Sunday, July 01, 2007

"How to Read Elfriede Jelinek"

Okay, that's a question that interests me. The latest NYRB has an essay which tries to answer it. I didn't like the two books by her, Lust and The Piano Teacher, that I have read so far. In fact they often irritated me. I found them intriguing at places but overall not worth all the trouble and effort. It wasn't really because of the subject matter. I am not really a fan of humanity in general and I am already totally convinced that social institutions and conventions, specially those dealing with human sexuality (like marriage, romance, family etc.) are plagued by very serious political problems and deserve serious critical scrutiny. But I would rather have read an essay on Feminism and Marxist Theory of Alienation and a critique of patriarchy than have plodded through Jelinek's weird prose. The case of The Piano Teacher on the other hand was a little different. It is a much more complex work. But I think it was because I had seen the Amazing Michael Haneke film before reading the book that was responsible for my disappointment. I was basically looking for the Isabelle Huppert character in the book and couldn't find it there. The Erika in the book was far less interesting than the Erika in the film. (I even had a few nightmares after watching the film. Extreme caution advised if you haven't seen it and plan to.)

The essay also has this interesting excerpt from her interview where she compares herself to her fellow Austrian misanthrope Thomas Bernhard:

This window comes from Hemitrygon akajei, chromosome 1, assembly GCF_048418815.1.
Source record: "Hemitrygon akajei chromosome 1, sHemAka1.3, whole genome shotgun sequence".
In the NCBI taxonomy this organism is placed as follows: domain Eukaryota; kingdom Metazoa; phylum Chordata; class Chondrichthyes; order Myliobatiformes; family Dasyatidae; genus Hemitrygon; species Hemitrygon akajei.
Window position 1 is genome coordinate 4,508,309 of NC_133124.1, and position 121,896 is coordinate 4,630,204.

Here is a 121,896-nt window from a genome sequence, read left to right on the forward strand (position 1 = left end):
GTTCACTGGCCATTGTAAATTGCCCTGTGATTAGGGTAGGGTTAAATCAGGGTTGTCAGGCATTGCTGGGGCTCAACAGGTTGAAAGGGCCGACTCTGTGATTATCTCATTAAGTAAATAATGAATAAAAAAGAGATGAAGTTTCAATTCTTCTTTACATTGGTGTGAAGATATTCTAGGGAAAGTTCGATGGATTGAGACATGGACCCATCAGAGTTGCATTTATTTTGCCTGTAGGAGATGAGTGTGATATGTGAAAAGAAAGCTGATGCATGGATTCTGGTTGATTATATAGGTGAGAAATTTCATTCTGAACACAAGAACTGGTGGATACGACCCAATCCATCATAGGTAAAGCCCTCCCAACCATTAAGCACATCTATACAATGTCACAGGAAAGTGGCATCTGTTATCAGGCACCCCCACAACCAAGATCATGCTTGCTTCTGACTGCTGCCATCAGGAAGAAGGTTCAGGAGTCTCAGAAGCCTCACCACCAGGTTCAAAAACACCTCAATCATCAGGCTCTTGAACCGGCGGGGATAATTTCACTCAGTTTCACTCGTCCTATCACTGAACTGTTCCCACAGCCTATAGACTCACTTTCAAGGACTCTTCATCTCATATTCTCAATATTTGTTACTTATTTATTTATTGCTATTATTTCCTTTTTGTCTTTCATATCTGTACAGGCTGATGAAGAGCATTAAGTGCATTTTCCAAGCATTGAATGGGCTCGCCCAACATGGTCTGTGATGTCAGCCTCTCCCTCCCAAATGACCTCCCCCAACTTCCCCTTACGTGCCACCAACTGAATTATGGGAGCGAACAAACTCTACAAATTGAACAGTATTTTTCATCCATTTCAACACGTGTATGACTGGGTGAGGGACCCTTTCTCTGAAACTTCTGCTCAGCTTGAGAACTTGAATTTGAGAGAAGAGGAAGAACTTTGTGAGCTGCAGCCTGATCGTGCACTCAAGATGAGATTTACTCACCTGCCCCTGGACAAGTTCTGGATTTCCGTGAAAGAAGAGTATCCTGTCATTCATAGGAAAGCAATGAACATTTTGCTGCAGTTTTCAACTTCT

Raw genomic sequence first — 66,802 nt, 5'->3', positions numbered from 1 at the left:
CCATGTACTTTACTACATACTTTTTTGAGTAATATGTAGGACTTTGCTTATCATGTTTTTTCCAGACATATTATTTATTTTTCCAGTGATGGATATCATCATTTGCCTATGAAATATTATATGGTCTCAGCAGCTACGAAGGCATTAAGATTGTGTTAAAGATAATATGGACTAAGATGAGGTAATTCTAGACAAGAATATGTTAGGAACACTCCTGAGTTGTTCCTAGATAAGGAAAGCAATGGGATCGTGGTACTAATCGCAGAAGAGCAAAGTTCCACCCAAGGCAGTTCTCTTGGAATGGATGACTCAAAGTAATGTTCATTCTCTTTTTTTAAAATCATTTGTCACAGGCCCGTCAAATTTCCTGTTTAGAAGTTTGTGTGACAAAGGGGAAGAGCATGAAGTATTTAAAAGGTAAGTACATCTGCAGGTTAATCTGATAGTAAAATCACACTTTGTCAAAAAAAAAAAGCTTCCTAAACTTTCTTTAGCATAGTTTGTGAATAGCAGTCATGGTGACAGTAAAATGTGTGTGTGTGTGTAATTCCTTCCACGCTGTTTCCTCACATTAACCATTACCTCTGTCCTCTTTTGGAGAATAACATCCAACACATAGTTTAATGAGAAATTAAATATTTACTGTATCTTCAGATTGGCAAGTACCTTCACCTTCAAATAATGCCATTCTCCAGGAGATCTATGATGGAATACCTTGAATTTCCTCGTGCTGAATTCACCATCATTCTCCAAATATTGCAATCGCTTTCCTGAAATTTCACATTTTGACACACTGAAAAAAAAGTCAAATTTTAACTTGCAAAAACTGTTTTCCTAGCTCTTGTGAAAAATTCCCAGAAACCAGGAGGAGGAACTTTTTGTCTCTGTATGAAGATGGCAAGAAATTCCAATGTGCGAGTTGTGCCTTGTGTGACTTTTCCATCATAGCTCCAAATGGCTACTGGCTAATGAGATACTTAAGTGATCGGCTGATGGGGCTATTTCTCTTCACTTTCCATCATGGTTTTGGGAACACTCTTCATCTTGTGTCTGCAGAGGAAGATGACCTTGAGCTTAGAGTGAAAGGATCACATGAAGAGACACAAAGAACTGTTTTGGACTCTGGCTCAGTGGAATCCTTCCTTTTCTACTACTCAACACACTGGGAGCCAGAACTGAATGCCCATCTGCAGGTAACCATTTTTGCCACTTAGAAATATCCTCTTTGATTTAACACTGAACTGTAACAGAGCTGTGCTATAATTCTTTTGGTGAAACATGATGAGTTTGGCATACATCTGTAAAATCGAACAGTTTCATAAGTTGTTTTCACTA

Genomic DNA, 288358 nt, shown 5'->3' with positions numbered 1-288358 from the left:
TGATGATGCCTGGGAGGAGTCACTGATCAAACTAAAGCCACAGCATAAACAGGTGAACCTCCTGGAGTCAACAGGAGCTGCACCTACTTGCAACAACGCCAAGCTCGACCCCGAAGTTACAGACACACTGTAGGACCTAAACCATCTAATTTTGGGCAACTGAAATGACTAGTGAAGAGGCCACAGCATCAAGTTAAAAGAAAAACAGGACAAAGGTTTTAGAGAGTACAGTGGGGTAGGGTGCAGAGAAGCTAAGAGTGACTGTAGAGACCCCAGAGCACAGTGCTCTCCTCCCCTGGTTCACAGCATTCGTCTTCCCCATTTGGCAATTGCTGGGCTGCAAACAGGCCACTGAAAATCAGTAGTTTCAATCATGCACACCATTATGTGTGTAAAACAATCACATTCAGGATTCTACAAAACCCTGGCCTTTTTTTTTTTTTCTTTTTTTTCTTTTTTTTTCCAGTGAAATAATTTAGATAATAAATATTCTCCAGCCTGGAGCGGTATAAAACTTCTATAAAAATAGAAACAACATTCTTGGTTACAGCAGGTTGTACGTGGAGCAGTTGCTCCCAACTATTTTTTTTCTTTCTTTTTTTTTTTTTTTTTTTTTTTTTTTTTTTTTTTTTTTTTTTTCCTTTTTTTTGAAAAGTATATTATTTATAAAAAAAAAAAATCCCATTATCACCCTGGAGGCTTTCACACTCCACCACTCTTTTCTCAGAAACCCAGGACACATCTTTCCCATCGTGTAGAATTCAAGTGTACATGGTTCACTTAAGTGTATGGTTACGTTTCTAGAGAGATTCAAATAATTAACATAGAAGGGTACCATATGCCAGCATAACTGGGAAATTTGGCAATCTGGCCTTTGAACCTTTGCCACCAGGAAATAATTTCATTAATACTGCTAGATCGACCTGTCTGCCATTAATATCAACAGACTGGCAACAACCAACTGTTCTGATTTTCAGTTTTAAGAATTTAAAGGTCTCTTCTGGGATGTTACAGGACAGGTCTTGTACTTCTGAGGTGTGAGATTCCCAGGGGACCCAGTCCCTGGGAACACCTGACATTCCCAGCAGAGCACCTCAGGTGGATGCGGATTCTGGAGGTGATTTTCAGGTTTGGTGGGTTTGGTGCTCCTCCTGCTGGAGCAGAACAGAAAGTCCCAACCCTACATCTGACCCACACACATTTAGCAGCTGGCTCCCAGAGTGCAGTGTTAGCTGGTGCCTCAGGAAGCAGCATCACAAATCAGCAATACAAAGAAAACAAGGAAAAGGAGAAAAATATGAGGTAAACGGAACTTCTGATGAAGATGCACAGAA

The extremity of Jelinek's tirades soon won her comparisons with Thomas Bernhard, who had also remorselessly attacked the residual fascism of modern Austria. Seeking, in an interview with Gitta Honegger, a respected theater critic and biographer of Bernhard, to distinguish her approach from his, Jelinek claimed that as a man Bernhard "could claim a position of authority," projecting an identity with which readers could relate and giving a coherent, rhetorically convincing account of Austrian society, whereas, being a woman, even this form of "positive" approach was denied her; a woman working in a man's world and language could not present a coherent identity (a play of Jelinek's has the female parts mouthing words that are actually spoken by male voices, as if women could not really possess the language). Starting from this po-sition of "speechlessness," a woman writer could only work by subversion, exposing the language's prejudices and crassness and attacking its perverse and mindless momentum. As the narrator puts it in Wonderful, Wonderful Times, "everything that's said is a cue for something else."

Also worth reading in the same issue, a letter exchange on the wonderful German film The Lives of Others, Anita Desai on Primo Levi's collection of stories which has just come out in English and an extract from J. M. Coetzee's forthcoming novel.


Space Bar said...

Me too: I found the Erika of Jelinke's prose unsupportable and the writing itself heated and prolix. The fil said it all much better.

And about mght want to rephrase that? It makes it sound as if he's still alive and has many more collections of stories in him!

Alok said...

Have changed it, yes it sounded a little strange.

If you see the book independently of the film and as an experiment, it works better. She is not interested in coherence, linear narrative, psychological plausibility, conventional "literary" language etc... she will denounce all these as patriarchal and reactionary, as playing by the rules set by men. As that quote about Thomas Bernhard suggests she sees all literature as men's business, women writers can only write through subversion. It is interesting in theory but then one would rather read a polemical essay.